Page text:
mkIII Schematic

I get results like this:

mkIII Oscilliscope Results


OK, so. I know what happened. When I purchased these chips I selected HCT for the best compatibility between CMOS/TTL/whatever. Unfortunately, the minimum high input voltage for 5V HCT is just above 3V, and as you saw, our high output is around 2V. I could fix this in a few ways. I could use an op-amp like I mentioned earlier, I could probably adjust the resistor/transistor, or I could just look in my box of 74-series chips. Whadayaknow, I have here a 74LS04, and I’m a firm believer in the Just Go For It Philosophy.

mkIV Oscilliscope Results

Much better. Note that for added confusion, this one has the important part on Channel 2. The main difference that matters here is that the minimum high input voltage for the 5V LS subfamily is about 2V. This gives me a fairly modular setup translating proximity to high/low logic. I will need to be able to change the sensitivity, and some noise reduction would be good, but this is a good start.

How about one last change.

mkV Oscilliscope Results

Wow! What did I do? Well, the proximity sensor I ordered from China finally arrived. I’m just going to use that from here on out. Here’s what China decided to use:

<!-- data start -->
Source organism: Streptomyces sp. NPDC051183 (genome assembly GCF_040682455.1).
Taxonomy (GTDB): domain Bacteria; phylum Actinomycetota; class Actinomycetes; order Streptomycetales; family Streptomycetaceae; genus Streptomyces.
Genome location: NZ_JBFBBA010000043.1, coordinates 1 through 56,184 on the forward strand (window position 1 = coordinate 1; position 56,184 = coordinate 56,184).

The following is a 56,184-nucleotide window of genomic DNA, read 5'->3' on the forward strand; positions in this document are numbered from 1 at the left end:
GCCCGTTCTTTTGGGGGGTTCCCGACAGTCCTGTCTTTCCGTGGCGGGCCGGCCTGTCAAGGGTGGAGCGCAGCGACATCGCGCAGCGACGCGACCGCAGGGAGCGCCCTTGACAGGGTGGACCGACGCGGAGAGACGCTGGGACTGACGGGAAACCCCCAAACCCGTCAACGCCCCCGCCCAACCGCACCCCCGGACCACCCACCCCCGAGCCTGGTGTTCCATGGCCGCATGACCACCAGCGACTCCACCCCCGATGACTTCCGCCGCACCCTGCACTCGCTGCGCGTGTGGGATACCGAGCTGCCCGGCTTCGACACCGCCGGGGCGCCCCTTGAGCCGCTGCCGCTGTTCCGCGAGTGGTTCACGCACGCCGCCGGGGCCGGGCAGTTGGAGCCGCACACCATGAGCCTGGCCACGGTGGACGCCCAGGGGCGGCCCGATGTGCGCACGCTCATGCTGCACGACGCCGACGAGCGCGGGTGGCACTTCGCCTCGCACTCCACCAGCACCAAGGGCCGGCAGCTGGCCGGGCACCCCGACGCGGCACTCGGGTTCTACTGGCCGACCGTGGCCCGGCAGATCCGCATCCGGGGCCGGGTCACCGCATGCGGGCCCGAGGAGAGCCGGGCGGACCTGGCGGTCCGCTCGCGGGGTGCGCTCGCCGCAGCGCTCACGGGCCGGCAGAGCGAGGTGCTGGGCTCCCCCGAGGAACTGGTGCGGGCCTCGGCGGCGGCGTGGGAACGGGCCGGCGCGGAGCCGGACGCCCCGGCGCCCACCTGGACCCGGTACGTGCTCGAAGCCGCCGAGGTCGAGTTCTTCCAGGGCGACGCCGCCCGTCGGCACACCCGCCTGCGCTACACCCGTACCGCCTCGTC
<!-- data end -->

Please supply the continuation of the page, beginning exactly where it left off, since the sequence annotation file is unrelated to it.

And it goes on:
China Schematic

They seem to have not bothered with a discreet transistor at all and just used an op-amp instead. There’s also a convenient sensitivity potentiometer, that I would have had to get around to eventually. I think I have an LM393 around here somewhere, so maybe I’ll mess around with replicating this later.

Further Reading

I talked through my thoughts on this project so far, but I didn’t really explain things thoroughly.
If you want to know about how to make an IR proximity sensor, take a look at this Instructable. Also I do highly recommend the books by Forrest M. Mims III.

  1. Actually, it should be possible to paint the impeller itself into an optical rotary encoder and rig some optical sensors—or just a camera—to handle position detection. However, in the style of academia “…this is beyond the scope of The Author, and is left as an exercise for the reader.” ↩︎